Updated: Monday, 10th December 2018 @ 4:16pm

DVLA offices face closure under proposals to make the organisation primarily 'online' by 2013

DVLA offices face closure under proposals to make the organisation primarily 'online' by 2013

By Francine Ponticelli

Up to 39 regional DVLA offices face proposed closure in the new year in order for the organisation to provide greater customer service.

The proposals were announced last week by Roads Minister Mike Penning, who believes that this scheme could offer greater choice and flexibility to motorists who regularly deal with the DVLA.

Under the new proposals, services offered by the DVLA, such as renewing your tax disc, will be available online.

When speaking on this potential scheme, Mr Penning dsaid: “Centralising the DVLA’s services is the first crucial step towards making more of its transactions available online, allowing people to deal with the DVLA at their chosen time and place.

“This will mean quicker turnarounds and meet our customers’ growing needs.”

This scheme is calculated to save the DVLA an estimated £28million year, which includes thousands of salaries.

Out of the 39 regional offices that would be closed, 10 will be regional enforcement centres. These centres will be amalgamated into one hub based in Swansea.

With four localised offices based in the North West and one of those in Manchester, there are current concerns with job losses in already difficult times.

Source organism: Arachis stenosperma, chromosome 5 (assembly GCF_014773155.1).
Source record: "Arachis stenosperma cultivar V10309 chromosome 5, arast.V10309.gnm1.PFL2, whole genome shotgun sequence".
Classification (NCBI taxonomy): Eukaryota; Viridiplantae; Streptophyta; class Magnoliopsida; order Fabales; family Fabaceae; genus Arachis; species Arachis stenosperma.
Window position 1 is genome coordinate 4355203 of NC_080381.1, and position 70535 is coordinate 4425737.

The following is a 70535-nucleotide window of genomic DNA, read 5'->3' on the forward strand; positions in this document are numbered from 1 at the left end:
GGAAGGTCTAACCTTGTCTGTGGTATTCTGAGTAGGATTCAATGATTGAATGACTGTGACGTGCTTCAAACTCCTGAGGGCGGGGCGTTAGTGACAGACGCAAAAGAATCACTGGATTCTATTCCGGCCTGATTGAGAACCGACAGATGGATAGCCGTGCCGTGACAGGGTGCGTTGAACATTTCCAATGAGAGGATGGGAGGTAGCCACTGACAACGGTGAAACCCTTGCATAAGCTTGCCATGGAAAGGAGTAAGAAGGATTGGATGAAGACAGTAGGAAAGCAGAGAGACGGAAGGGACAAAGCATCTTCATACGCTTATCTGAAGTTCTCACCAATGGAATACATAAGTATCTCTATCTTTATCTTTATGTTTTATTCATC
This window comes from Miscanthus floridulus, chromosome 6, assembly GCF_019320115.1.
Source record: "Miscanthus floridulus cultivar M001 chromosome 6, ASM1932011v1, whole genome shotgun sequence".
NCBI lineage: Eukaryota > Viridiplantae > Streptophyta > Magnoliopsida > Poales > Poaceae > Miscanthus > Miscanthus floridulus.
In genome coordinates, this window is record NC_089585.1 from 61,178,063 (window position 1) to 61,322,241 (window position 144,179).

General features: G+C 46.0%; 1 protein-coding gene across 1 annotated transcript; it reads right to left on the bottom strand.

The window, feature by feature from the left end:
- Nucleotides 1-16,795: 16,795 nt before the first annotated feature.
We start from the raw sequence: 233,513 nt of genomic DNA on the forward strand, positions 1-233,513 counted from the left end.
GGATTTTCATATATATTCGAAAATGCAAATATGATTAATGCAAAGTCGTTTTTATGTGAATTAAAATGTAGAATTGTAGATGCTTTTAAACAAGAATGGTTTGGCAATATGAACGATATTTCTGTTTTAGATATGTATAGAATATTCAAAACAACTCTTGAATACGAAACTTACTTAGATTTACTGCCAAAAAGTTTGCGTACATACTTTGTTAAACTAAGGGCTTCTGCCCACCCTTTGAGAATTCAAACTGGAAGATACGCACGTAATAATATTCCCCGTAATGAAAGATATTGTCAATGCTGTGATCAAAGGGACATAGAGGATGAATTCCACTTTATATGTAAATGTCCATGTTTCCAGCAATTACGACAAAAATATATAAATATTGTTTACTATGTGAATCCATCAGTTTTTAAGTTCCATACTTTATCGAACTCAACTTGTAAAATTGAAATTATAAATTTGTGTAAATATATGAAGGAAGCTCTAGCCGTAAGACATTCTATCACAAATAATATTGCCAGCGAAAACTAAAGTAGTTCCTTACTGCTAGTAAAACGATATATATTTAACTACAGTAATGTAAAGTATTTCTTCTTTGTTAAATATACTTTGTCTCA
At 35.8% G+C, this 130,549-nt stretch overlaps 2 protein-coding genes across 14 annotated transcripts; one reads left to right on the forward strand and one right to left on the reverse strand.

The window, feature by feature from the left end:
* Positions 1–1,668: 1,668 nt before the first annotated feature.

A DVLA spokesperson admitted on the aftermath of the proposals: “We do expect local offices to close down and it may be the case that people will have to be re-deployed; that would be seen as an option.”

As the DVLA is government funded, employees could be moved to the civil service, or other areas of the private sector.

However, it seems the issue of job insecurity is not the worry of the general consensus, as the spokesperson added: “The decision on this proposal will be based on what the customers want and we should use the public’s money in the best way.”

A similar take on the proposal was announced last week by The DVLA’s Chief Executive, Simon Tse: “It’s essential that we move with the times and make the best use of our services and experience to make sure we give the motor industry and the general public a service that is fit for the 21st century and allows them to carry out their business in a way that suits them and offers the best value for money for the taxpayer.”

Jack Dawes, 76, of Stockport, is sceptical about the DVLA’s online arrangements, stating: “I don’t know how to use a computer, so I definitely don’t know how to use the internet. What’s wrong with face to face help?”

The DVLA spokesperson assured me that due to the scarcity of centres, local post offices will provide internet assistance to those who don’t own a computer.

“If it’s online it means that people won’t have to deal with opening and closing times of offices,” they concluded.

Karen Parker, 41, who lives in Plumley, Cheshire, is delighted with the possible changes: “I have two young boys and it’s a relief to know that I won’t have to take time out to travel elsewhere and queue. I hope it ends up happening.”

The decision to the DVLA’s will be finalised on Tuesday 6 March, with modifications to the service to begin in 2013.

For the consultation document, see link: http://www.dft.gov.uk/dvla/consultations.aspx